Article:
1–2 5 Watch what God does, and then you do it, like children who learn proper behavior from their parents. Mostly what God does is love you. Keep company with him and learn a life of love. Observe how Christ loved us. His love was not cautious but extravagant. He didn’t love in order to get something from us but to give everything of himself to us. Love like that.
3–4 Don’t allow love to turn into lust, setting off a downhill slide into sexual promiscuity, filthy practices, or bullying greed. Though some tongues just love the taste of gossip, those who follow Jesus have better uses for language than that. Don’t talk dirty or silly. That kind of talk doesn’t fit our style. Thanksgiving is our dialect.
5 You can be sure that using people or religion or things just for what you can get out of them—the usual variations on idolatry—will get you nowhere, and certainly nowhere near the kingdom of Christ, the kingdom of God.
6–7 Don’t let yourselves get taken in by religious smooth talk. God gets furious with people who are full of religious sales talk but want nothing to do with him. Don’t even hang around people like that.
8–10 You groped your way through that murk once, but no longer. You’re out in the open now. The bright light of Christ makes your way plain. So no more stumbling around. Get on with it! The good, the right, the true—these are the actions appropriate for daylight hours. Figure out what will please Christ, and then do it.
11–16 Don’t waste your time on useless work, mere busywork, the barren pursuits of darkness. Expose these things for the sham they are. It’s a scandal when people waste their lives on things they must do in the darkness where no one will see. Rip the cover off those frauds and see how attractive they look in the light of Christ.
Climb out of your coffins;
Christ will show you the light!
18–20 Don’t drink too much wine. That cheapens your life. Drink the Spirit of God, huge draughts of him. Sing hymns instead of drinking songs! Sing songs from your heart to Christ. Sing praises over everything, any excuse for a song to God the Father in the name of our Master, Jesus Christ.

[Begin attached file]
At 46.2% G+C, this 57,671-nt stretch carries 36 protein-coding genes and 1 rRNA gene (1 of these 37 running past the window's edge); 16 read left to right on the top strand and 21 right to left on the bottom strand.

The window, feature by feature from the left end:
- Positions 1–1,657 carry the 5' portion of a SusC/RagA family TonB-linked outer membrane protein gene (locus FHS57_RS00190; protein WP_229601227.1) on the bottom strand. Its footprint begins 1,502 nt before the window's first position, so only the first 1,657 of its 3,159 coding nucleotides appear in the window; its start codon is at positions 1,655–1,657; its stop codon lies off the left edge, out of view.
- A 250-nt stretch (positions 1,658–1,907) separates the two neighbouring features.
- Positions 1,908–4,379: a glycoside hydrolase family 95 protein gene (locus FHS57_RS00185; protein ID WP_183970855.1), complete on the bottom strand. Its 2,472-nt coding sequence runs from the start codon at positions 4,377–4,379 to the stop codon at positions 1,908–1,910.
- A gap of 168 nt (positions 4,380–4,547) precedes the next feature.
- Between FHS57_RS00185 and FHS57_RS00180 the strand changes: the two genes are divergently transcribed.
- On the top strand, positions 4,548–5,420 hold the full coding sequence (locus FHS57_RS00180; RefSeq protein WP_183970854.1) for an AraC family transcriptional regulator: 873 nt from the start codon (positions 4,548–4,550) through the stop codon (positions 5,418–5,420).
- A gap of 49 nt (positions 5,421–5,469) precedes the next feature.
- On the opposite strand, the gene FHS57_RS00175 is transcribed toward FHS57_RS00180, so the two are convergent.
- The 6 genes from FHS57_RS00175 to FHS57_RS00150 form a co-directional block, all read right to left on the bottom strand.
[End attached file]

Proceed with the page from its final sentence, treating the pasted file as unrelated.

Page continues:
21 Out of respect for Christ, be courteously reverent to one another.
22–24 Wives, understand and support your husbands in ways that show your support for Christ. The husband provides leadership to his wife the way Christ does to his church, not by domineering but by cherishing. So just as the church submits to Christ as he exercises such leadership, wives should likewise submit to their husbands.
25–28 Husbands, go all out in your love for your wives, exactly as Christ did for the church—a love marked by giving, not getting. Christ’s love makes the church whole. His words evoke her beauty. Everything he does and says is designed to bring the best out of her, dressing her in dazzling white silk, radiant with holiness. And that is how husbands ought to love their wives. They’re really doing themselves a favor—since they’re already “one” in marriage.
29–33 No one abuses his own body, does he? No, he feeds and pampers it. That’s how Christ treats us, the church, since we are part of his body. And this is why a man leaves father and mother and cherishes his wife. No longer two, they become “one flesh.” This is a huge mystery, and I don’t pretend to understand it all. What is clearest to me is the way Christ treats the church. And this provides a good picture of how each husband is to treat his wife, loving himself in loving her, and how each wife is to honor her husband.
About The Message: The Bible in Contemporary Language
Many people assume that a book about a holy God should sound elevated, stately, and ceremonial. If this is how you’ve always viewed the Bible, you’re about to make a surprising discovery. The Message brings the life-changing power of the New Testament, the vibrant passion of the Psalms, and the rich, practical wisdom of Proverbs into easy-to-read modern language that echoes the rhythm and idioms of the original Greek and Hebrew. Written in the same kind of language you’d use to talk with friends, write a letter, or discuss politics, The Message preserves the authentic, earthy flavor and the expressive character of the Bible’s best-loved books. Whether you’ve been reading the Bible for years or are exploring it for the first time, The Message will startle and surprise you. And it will allow you to experience firsthand the same power and directness that motivated its original readers to change the course of history so many centuries ago.
Copyright 2005 Eugene H. Peterson.
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